Larimer County District Attorney Larry Abrahamson charged J.P. Weichel, 40, of Loveland, last month over posts he is accused of making on Craigslist's "Rants and Rave" section.
Colorado's libel statute, dating to the 19th century, allows criminal prosecution for speech "tending to blacken the memory of one who is dead" or to "expose the natural defects of one who is alive, and thereby to expose him to public hatred, contempt or ridicule."
Criminal libel carries a punishment of up to 18 months in prison.
"It's not a charge you see a lot of," Abrahamson said.
The case began when a woman told Loveland police in December 2007 about postings made about her between November and December 2007. Court records show one post suggested she traded sexual acts for legal services from her attorney, and there was a mention of a child services visit made because of an injury on her child.
Police obtained search warrants for records from Web sites including Craigslist before identifying Weichel as the suspect. Weichel shares a child with the woman.
Weichel, confronted by detectives at his workplace in August, allegedly said he was "just venting," according to court records. A phone number for Weichel could not be found.
In 2004, Thomas Mink filed a lawsuit challenging the constitutionality of Colorado's libel statute, and media organizations including The Associated Press and the Colorado Press Association filed "friend of the court" briefs arguing against the law.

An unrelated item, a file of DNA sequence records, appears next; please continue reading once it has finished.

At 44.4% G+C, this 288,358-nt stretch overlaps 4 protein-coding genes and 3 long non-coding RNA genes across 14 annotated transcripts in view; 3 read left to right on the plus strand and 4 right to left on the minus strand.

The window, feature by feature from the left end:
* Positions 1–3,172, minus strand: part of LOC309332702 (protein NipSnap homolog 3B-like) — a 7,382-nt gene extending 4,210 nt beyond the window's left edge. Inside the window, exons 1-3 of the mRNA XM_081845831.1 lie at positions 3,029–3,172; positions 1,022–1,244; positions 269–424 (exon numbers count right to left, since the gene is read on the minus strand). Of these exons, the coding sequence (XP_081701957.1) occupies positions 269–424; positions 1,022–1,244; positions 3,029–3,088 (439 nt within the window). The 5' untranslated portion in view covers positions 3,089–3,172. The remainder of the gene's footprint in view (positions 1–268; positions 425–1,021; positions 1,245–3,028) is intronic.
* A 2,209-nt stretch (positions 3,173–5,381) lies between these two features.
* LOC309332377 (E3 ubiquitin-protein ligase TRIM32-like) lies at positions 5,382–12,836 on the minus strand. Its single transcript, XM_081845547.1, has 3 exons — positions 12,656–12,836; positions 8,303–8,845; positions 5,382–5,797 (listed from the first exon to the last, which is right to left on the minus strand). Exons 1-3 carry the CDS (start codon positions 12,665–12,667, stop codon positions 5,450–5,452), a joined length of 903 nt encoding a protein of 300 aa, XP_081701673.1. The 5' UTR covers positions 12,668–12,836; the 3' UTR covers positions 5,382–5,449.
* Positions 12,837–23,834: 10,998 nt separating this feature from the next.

At the time, Mink feared he would be prosecuted for libel over his Web-based journal "The Howling Pig." Greeley police had seized the former University of Northern Colorado student's computer after a professor complained about a spoof of the professor in the journal.
Prosecutors later said they did not intend to prosecute Mink. A federal judge dismissed Mink's lawsuit, but Mink filed an appeal in July in the 10th U.S. Circuit Court of Appeals.
Denver attorney Steve Zansberg, who specializes in First Amendment law, said prosecutors seeking criminal libel cases could have a "chilling" effect on free speech in Colorado, particularly over the Internet.
Abrahamson wasn't so sure. He said it's up to police departments to pursue cases.
Zansberg contends the 19th century-era law is outdated, is unclear about stating opinions, and is written in such a way that dead people could be victims of criminal libel.
Other criminal libel cases have been filed recently in Durango and in Pueblo, the Loveland Connection reported.
Weichel's libel case continues in court next month.